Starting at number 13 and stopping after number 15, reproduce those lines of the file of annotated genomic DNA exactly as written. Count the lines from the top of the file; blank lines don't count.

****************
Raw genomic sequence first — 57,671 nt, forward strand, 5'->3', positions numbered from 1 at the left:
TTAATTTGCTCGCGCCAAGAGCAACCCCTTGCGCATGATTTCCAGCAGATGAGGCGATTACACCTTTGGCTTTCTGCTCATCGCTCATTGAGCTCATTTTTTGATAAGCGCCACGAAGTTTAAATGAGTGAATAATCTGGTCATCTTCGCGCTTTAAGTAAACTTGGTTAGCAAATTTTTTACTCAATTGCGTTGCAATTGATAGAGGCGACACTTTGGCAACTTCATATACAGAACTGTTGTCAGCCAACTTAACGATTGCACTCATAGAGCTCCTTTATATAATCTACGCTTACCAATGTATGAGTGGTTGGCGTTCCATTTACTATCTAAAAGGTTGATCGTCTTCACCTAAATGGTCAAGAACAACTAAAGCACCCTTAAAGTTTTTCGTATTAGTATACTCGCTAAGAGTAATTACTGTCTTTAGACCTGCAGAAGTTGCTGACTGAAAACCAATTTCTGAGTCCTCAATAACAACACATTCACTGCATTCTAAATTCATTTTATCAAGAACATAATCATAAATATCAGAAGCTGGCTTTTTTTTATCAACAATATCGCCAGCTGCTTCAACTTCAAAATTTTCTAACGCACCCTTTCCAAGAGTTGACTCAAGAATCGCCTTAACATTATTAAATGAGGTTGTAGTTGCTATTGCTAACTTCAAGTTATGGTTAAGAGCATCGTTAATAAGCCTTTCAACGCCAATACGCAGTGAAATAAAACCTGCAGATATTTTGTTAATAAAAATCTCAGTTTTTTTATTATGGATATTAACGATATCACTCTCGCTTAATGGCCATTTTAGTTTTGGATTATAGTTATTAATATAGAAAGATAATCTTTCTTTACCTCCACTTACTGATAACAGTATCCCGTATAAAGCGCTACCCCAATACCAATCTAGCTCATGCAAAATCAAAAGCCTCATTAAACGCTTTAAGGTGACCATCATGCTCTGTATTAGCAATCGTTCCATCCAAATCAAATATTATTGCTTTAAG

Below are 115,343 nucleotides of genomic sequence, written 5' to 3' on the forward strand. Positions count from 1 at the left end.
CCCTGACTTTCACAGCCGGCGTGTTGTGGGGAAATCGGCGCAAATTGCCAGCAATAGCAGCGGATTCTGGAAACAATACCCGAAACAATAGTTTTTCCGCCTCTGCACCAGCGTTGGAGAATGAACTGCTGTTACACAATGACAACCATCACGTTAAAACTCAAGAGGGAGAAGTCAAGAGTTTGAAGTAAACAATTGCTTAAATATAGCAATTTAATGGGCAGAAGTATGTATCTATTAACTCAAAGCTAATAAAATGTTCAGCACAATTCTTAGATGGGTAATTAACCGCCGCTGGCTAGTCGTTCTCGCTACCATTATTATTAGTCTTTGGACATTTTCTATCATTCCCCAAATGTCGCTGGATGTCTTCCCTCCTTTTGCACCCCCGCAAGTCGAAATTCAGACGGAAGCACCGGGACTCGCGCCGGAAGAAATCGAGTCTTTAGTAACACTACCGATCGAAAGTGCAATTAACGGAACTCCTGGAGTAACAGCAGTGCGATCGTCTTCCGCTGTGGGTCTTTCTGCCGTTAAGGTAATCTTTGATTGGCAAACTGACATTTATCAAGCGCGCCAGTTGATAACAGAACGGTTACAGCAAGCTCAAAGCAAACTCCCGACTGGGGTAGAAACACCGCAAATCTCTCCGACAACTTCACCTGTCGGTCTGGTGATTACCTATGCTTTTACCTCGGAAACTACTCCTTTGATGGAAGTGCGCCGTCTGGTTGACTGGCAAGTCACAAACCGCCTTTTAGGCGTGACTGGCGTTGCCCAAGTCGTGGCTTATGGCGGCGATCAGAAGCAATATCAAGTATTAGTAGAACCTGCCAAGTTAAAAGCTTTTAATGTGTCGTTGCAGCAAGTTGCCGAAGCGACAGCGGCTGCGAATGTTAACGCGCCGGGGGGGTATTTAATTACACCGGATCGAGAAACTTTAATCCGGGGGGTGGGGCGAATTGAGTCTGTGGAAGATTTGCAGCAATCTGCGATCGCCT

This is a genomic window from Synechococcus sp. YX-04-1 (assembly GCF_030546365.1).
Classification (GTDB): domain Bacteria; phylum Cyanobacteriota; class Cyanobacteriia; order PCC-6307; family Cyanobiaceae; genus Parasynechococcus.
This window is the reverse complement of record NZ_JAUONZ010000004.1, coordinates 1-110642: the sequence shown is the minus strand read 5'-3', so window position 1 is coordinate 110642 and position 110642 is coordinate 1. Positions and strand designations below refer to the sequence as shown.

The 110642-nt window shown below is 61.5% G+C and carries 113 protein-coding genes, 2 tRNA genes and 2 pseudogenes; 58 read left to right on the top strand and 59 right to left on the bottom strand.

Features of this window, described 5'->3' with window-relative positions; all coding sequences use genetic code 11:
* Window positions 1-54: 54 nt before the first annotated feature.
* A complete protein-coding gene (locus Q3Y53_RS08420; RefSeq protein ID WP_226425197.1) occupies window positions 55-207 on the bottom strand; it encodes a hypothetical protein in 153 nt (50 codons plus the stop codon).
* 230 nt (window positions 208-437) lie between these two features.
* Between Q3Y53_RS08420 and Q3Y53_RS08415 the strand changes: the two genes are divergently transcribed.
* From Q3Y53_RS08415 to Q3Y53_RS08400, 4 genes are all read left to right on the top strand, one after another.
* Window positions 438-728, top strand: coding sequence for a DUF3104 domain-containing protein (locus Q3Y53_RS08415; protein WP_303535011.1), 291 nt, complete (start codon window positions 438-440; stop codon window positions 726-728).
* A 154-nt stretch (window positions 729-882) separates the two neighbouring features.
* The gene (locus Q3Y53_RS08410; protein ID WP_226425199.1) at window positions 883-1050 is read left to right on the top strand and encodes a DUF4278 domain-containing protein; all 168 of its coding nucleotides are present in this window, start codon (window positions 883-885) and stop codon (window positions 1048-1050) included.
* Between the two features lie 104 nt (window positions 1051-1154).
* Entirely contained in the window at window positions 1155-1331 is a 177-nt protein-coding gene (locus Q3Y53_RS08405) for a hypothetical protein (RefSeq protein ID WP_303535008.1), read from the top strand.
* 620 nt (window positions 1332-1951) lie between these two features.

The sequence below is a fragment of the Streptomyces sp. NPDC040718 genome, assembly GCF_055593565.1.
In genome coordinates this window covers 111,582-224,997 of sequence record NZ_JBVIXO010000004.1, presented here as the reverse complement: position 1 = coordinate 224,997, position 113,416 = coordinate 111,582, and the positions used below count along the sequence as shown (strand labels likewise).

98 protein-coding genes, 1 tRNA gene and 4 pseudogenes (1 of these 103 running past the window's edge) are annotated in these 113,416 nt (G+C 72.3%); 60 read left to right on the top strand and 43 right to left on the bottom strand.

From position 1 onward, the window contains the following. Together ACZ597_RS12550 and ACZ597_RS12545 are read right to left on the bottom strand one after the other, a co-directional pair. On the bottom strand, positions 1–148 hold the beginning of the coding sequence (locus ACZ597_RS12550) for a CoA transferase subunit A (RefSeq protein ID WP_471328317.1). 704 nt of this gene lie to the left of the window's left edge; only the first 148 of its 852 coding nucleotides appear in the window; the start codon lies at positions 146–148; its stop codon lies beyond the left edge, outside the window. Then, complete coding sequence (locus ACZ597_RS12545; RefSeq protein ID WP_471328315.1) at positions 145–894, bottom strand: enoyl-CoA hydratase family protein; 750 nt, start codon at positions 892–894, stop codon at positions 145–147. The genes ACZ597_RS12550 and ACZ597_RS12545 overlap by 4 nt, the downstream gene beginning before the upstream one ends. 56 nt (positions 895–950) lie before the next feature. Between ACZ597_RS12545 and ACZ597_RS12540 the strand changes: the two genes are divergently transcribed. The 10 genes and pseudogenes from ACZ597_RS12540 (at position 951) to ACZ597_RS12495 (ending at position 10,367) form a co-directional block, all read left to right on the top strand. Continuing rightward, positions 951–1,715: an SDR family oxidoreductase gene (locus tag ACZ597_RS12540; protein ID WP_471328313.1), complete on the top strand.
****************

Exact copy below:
* Between Q3Y53_RS08420 and Q3Y53_RS08415 the strand changes: the two genes are divergently transcribed.
* From Q3Y53_RS08415 to Q3Y53_RS08400, 4 genes are all read left to right on the top strand, one after another.
* Window positions 438-728, top strand: coding sequence for a DUF3104 domain-containing protein (locus Q3Y53_RS08415; protein WP_303535011.1), 291 nt, complete (start codon window positions 438-440; stop codon window positions 726-728).